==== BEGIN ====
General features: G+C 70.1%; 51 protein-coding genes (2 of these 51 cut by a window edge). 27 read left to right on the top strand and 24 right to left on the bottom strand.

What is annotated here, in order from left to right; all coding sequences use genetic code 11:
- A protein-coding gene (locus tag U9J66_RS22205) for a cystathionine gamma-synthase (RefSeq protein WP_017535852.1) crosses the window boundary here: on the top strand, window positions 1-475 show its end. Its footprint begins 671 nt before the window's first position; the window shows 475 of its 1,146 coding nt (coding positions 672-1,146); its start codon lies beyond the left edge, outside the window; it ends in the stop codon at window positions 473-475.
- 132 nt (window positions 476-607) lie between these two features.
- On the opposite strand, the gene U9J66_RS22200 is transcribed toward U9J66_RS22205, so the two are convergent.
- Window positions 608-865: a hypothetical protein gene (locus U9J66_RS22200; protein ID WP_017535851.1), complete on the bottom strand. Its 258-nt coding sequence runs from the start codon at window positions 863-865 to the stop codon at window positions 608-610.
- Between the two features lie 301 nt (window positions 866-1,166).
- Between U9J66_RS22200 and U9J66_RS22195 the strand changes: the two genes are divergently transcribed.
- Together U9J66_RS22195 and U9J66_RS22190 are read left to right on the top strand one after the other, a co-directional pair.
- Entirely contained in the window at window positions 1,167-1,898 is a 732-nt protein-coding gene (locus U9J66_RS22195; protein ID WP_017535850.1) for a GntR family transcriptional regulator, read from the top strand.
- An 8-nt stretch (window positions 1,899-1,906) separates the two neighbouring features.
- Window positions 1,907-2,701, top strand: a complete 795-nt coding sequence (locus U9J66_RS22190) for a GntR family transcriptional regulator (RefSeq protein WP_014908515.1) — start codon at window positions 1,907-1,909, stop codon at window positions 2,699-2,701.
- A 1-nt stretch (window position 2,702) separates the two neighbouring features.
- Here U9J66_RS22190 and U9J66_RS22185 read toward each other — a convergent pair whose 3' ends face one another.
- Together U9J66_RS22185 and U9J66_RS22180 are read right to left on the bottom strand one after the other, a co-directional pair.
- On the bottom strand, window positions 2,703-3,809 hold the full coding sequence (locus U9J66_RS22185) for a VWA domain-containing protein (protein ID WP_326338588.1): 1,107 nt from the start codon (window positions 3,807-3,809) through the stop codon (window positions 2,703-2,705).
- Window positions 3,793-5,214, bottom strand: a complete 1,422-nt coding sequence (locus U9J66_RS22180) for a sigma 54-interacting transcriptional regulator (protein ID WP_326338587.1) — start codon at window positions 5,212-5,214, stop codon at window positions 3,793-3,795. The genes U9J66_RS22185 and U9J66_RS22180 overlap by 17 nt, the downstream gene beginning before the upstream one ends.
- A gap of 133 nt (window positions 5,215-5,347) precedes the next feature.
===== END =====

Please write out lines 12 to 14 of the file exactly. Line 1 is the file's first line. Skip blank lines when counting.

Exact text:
- Window positions 1,907-2,701, top strand: a complete 795-nt coding sequence (locus U9J66_RS22190) for a GntR family transcriptional regulator (RefSeq protein WP_014908515.1) — start codon at window positions 1,907-1,909, stop codon at window positions 2,699-2,701.
- A 1-nt stretch (window position 2,702) separates the two neighbouring features.
- Here U9J66_RS22190 and U9J66_RS22185 read toward each other — a convergent pair whose 3' ends face one another.